Chapter

Geographers and the urban century

Peter Hall

in A Century of British Geography

Published by British Academy

Published in print September 2003 | ISBN: 9780197262863
Published online February 2012 | e-ISBN: 9780191734076 | DOI: http://dx.doi.org/10.5871/bacad/9780197262863.003.0017

Series: British Academy Centenary Monographs

Geographers and the urban century

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Geographers only began to make a serious contribution to urban debates in Britain in the 1920s and 1930s. Their contributions fed actively into policy-making during and immediately after World War II, when geographers began to be recruited in substantial numbers into the new planning machinery at both central and local government levels, following the passage of the 1947 Town and Country Planning Act. But there was one notable if somewhat eccentric exception, who must form a preamble to the main story. He was Patrick Geddes, a trained botanist who made his mark at the very start of the twentieth century. Another person who made an outstanding geographical contribution to planning was Lionel Dudley Stamp, who single-handedly launched the Land Utilisation Survey of Great Britain. This chapter also discusses the direct impact of academic geography upon planning in the country.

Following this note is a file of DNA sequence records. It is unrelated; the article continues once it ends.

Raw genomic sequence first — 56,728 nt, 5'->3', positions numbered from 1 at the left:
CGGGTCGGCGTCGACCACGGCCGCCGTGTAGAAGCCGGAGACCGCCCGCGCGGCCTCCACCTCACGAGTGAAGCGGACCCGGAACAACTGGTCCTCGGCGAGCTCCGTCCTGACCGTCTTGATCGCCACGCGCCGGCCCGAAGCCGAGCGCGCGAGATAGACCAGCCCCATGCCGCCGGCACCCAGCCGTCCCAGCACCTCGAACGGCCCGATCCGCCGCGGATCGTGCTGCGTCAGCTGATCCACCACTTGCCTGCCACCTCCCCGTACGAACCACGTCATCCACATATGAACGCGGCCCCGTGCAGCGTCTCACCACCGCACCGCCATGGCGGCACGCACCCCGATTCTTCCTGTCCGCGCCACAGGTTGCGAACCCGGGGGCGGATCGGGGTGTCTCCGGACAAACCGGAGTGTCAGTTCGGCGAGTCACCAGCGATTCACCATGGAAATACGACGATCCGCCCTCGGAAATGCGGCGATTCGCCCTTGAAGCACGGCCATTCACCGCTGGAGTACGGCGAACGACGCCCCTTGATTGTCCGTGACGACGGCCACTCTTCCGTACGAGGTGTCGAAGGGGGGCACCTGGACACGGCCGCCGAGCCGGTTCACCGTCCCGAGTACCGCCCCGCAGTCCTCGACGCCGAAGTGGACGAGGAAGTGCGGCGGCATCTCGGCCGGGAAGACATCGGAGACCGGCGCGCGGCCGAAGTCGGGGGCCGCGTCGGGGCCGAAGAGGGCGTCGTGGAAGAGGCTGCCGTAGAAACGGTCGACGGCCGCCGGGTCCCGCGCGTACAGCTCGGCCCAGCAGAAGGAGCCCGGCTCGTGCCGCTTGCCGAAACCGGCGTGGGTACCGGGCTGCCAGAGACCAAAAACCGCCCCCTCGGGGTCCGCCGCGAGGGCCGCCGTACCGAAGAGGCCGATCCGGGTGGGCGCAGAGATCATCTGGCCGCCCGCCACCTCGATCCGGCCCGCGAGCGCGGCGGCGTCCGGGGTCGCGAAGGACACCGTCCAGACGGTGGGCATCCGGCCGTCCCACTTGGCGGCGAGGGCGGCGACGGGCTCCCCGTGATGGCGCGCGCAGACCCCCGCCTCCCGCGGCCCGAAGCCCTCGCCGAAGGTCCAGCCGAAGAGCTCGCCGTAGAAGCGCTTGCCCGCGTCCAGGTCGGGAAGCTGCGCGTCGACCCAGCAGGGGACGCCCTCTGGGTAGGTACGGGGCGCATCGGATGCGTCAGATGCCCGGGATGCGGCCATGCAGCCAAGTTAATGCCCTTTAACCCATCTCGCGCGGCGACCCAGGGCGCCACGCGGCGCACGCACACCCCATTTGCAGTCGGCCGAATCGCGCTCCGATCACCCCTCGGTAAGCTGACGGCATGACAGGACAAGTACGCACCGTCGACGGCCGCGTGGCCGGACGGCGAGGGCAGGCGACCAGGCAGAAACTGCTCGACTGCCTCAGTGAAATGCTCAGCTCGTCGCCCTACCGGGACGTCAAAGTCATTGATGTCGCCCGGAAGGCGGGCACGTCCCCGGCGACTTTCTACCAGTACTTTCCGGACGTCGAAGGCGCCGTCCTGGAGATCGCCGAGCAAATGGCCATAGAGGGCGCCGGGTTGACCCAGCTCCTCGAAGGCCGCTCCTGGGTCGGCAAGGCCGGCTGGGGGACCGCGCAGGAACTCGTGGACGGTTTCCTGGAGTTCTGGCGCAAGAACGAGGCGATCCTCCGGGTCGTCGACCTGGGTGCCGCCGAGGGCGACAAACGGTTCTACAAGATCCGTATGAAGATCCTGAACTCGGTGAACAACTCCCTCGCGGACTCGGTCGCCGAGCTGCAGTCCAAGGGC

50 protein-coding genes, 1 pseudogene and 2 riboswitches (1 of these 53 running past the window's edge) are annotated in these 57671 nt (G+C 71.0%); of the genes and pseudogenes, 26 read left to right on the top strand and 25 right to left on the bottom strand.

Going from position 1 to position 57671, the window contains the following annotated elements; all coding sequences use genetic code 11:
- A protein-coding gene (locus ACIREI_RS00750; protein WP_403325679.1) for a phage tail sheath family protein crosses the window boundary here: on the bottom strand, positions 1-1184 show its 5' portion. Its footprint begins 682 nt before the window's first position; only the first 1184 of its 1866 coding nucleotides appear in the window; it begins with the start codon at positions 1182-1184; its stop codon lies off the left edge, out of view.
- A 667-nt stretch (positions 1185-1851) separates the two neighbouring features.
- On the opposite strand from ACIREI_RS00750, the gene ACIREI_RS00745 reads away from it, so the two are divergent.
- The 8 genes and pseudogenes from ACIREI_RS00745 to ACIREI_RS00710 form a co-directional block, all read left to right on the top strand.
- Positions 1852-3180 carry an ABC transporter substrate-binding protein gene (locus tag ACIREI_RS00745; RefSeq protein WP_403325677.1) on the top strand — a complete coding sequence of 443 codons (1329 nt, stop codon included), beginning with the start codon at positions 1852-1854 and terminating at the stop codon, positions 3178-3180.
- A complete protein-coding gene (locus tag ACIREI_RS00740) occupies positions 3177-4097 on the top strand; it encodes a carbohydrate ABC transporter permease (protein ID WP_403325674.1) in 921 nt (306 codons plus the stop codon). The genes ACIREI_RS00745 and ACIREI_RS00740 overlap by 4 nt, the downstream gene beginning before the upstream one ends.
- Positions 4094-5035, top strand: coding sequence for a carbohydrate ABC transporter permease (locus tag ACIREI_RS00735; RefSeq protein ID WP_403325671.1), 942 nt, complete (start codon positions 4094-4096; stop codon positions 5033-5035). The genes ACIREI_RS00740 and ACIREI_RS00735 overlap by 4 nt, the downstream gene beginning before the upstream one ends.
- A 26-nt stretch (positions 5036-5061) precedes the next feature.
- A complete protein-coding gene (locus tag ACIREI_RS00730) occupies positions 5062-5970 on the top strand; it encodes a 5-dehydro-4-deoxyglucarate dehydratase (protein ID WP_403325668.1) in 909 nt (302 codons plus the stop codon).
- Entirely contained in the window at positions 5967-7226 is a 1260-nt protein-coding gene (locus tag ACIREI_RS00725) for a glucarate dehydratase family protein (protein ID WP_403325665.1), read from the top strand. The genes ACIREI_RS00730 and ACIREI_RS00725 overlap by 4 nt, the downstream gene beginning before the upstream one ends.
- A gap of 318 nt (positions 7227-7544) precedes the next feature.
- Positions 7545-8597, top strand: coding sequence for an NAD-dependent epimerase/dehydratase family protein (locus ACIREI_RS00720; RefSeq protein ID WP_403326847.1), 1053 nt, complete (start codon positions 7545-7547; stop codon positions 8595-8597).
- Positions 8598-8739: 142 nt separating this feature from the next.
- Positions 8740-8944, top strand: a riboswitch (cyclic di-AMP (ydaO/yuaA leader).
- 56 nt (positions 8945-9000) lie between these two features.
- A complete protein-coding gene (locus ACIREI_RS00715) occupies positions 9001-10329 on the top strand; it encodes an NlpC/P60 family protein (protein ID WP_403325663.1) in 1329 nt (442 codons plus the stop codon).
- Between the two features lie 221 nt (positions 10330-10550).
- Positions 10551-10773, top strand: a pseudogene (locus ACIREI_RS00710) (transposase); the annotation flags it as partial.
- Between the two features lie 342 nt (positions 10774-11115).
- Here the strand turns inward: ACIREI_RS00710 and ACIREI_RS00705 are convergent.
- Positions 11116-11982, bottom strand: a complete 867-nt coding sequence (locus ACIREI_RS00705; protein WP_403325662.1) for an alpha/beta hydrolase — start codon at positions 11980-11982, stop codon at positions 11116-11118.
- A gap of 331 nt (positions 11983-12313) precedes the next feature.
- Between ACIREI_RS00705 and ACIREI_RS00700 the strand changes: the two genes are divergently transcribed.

Keywords: Britain; geographers; academic geography; planning; Patrick Geddes; Lionel Dudley Stamp; Land Utilisation Survey

Chapter.  7640 words. 

Subjects: Population and Demography

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